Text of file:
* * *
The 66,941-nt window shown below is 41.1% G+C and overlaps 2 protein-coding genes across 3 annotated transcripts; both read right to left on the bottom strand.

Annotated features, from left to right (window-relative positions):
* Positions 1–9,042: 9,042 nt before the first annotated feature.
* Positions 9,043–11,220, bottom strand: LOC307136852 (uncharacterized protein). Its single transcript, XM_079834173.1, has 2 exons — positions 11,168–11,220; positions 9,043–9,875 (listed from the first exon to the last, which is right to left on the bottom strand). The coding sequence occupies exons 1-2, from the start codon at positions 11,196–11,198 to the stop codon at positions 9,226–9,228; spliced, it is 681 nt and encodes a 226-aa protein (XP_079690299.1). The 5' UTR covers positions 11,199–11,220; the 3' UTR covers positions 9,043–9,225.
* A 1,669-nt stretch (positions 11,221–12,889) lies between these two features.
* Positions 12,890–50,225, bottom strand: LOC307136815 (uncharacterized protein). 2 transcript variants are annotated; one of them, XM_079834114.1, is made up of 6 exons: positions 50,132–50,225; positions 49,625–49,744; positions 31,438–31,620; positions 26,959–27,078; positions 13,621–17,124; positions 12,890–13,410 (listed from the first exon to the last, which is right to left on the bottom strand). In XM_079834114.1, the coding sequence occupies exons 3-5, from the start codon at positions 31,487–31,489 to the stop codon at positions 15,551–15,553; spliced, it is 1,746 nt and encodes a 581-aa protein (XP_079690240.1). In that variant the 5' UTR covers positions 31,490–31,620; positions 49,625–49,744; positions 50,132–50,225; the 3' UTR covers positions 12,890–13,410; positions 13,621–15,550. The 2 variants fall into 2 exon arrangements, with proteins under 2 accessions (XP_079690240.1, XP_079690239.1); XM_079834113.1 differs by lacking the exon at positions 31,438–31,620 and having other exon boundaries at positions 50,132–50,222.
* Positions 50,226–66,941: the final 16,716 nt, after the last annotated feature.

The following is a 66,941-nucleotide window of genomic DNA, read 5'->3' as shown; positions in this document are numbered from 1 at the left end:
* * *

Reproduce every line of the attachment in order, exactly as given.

The 66,941-nt window shown below is 41.1% G+C and overlaps 2 protein-coding genes across 3 annotated transcripts; both read right to left on the bottom strand.

Annotated features, from left to right (window-relative positions):
* Positions 1–9,042: 9,042 nt before the first annotated feature.
* Positions 9,043–11,220, bottom strand: LOC307136852 (uncharacterized protein). Its single transcript, XM_079834173.1, has 2 exons — positions 11,168–11,220; positions 9,043–9,875 (listed from the first exon to the last, which is right to left on the bottom strand). The coding sequence occupies exons 1-2, from the start codon at positions 11,196–11,198 to the stop codon at positions 9,226–9,228; spliced, it is 681 nt and encodes a 226-aa protein (XP_079690299.1). The 5' UTR covers positions 11,199–11,220; the 3' UTR covers positions 9,043–9,225.
* A 1,669-nt stretch (positions 11,221–12,889) lies between these two features.
* Positions 12,890–50,225, bottom strand: LOC307136815 (uncharacterized protein). 2 transcript variants are annotated; one of them, XM_079834114.1, is made up of 6 exons: positions 50,132–50,225; positions 49,625–49,744; positions 31,438–31,620; positions 26,959–27,078; positions 13,621–17,124; positions 12,890–13,410 (listed from the first exon to the last, which is right to left on the bottom strand). In XM_079834114.1, the coding sequence occupies exons 3-5, from the start codon at positions 31,487–31,489 to the stop codon at positions 15,551–15,553; spliced, it is 1,746 nt and encodes a 581-aa protein (XP_079690240.1). In that variant the 5' UTR covers positions 31,490–31,620; positions 49,625–49,744; positions 50,132–50,225; the 3' UTR covers positions 12,890–13,410; positions 13,621–15,550. The 2 variants fall into 2 exon arrangements, with proteins under 2 accessions (XP_079690240.1, XP_079690239.1); XM_079834113.1 differs by lacking the exon at positions 31,438–31,620 and having other exon boundaries at positions 50,132–50,222.
* Positions 50,226–66,941: the final 16,716 nt, after the last annotated feature.

The following is a 66,941-nucleotide window of genomic DNA, read 5'->3' as shown; positions in this document are numbered from 1 at the left end: